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Volume 18, issue 4 | Copyright

Special issue: The Geoengineering Model Intercomparison Project (GeoMIP):...

Atmos. Chem. Phys., 18, 2769-2786, 2018
© Author(s) 2018. This work is distributed under
the Creative Commons Attribution 4.0 License.

Research article 27 Feb 2018

Research article | 27 Feb 2018

Sensitivity of the radiative forcing by stratospheric sulfur geoengineering to the amount and strategy of the SO2injection studied with the LMDZ-S3A model

Christoph Kleinschmitt1,2, Olivier Boucher3, and Ulrich Platt1 Christoph Kleinschmitt et al.
  • 1Institute of Environmental Physics, Heidelberg University, Im Neuenheimer Feld 229, 69120 Heidelberg, Germany
  • 2Laboratoire de Météorologie Dynamique, Institut Pierre-Simon Laplace, Sorbonne Université/CNRS, 4 Place Jussieu, 75252 Paris CEDEX 05, France
  • 3Institut Pierre-Simon Laplace, Sorbonne Université/CNRS, 4 Place Jussieu, 75252 Paris CEDEX 05, France

Abstract. The enhancement of the stratospheric sulfate aerosol layer has been proposed as a method of geoengineering to abate global warming. Previous modelling studies found that stratospheric aerosol geoengineering (SAG) could effectively compensate for the warming by greenhouse gases on the global scale, but also that the achievable cooling effect per sulfur mass unit, i.e. the forcing efficiency, decreases with increasing injection rate. In this study we use the atmospheric general circulation model LMDZ with the sectional aerosol module S3A to determine how the forcing efficiency depends on the injected amount of SO2, the injection height, and the spatio-temporal pattern of injection. We find that the forcing efficiency may decrease more drastically for larger SO2 injections than previously estimated. As a result, the net instantaneous radiative forcing does not exceed the limit of –2W m−2 for continuous equatorial SO2 injections and it decreases (in absolute value) for injection rates larger than 20Tg S yr−1. In contrast to other studies, the net radiative forcing in our experiments is fairly constant with injection height (in a range 17 to 23km) for a given amount of SO2 injected. Also, spreading the SO2 injections between 30°S and 30°N or injecting only seasonally from varying latitudes does not result in a significantly larger (i.e. more negative) radiative forcing. Other key characteristics of our simulations include a consequent stratospheric heating, caused by the absorption of solar and infrared radiation by the aerosol, and changes in stratospheric dynamics, with a collapse of the quasi-biennial oscillation at larger injection rates, which has impacts on the resulting spatial aerosol distribution, size, and optical properties. But it has to be noted that the complexity and uncertainty of stratospheric processes cause considerable disagreement among different modelling studies of stratospheric aerosol geoengineering. This may be addressed through detailed model intercomparison activities, as observations to constrain the simulations of stratospheric aerosol geoengineering are not available and analogues (such as volcanic eruptions) are imperfect.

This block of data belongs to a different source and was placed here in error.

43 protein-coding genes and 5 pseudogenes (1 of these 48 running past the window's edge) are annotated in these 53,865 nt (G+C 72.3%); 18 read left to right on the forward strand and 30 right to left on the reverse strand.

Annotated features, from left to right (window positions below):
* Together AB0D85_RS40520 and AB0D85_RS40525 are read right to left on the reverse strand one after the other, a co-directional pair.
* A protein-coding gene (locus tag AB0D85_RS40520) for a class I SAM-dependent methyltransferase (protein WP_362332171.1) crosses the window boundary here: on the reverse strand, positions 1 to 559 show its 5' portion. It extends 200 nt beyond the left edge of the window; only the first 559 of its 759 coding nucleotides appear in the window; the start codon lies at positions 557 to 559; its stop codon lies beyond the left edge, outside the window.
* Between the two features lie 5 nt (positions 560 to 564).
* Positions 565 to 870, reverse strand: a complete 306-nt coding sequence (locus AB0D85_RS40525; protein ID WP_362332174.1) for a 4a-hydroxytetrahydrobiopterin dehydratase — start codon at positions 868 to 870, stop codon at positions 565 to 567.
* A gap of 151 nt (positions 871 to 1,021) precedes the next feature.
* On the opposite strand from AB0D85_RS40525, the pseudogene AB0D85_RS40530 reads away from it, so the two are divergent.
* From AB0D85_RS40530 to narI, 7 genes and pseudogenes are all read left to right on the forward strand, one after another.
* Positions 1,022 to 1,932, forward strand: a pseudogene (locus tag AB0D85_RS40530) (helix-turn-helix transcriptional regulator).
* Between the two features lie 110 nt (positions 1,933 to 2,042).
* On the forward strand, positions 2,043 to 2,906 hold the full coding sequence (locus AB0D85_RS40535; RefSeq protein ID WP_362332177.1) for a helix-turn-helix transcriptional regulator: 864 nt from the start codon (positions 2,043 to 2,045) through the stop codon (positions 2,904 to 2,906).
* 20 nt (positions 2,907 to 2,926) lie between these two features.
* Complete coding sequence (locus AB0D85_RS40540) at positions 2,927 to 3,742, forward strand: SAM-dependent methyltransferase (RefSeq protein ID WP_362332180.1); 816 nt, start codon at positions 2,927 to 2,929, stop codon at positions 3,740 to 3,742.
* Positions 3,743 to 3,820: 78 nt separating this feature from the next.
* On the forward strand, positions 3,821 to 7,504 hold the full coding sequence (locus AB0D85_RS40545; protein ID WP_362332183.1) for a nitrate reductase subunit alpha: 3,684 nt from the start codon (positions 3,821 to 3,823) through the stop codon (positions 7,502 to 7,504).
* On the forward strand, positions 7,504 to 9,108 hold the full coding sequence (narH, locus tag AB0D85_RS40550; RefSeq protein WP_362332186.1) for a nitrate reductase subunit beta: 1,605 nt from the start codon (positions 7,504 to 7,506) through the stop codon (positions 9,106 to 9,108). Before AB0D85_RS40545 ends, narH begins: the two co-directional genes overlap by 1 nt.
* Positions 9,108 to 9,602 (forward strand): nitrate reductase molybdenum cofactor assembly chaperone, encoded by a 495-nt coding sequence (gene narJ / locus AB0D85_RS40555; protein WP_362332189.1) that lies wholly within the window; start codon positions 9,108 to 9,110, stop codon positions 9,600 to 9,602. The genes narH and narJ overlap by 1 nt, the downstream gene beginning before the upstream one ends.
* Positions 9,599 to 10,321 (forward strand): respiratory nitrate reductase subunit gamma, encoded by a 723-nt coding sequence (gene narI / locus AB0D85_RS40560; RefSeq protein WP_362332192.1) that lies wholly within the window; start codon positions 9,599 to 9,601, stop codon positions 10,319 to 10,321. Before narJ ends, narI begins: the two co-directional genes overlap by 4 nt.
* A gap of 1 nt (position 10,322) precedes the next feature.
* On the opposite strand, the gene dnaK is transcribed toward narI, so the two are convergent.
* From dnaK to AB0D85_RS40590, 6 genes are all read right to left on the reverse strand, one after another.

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We use a state-of-the-art stratospheric aerosol model to study geoengineering through stratospheric sulfur injections. We find that the efficiency may decrease more drastically for larger injections than previously estimated and that injections at higher altitude are not more effective. This study may provide additional evidence that this proposed geoengineering technique is still more complicated, probably less effective, and may implicate stronger side effects than initially thought.
We use a state-of-the-art stratospheric aerosol model to study geoengineering through...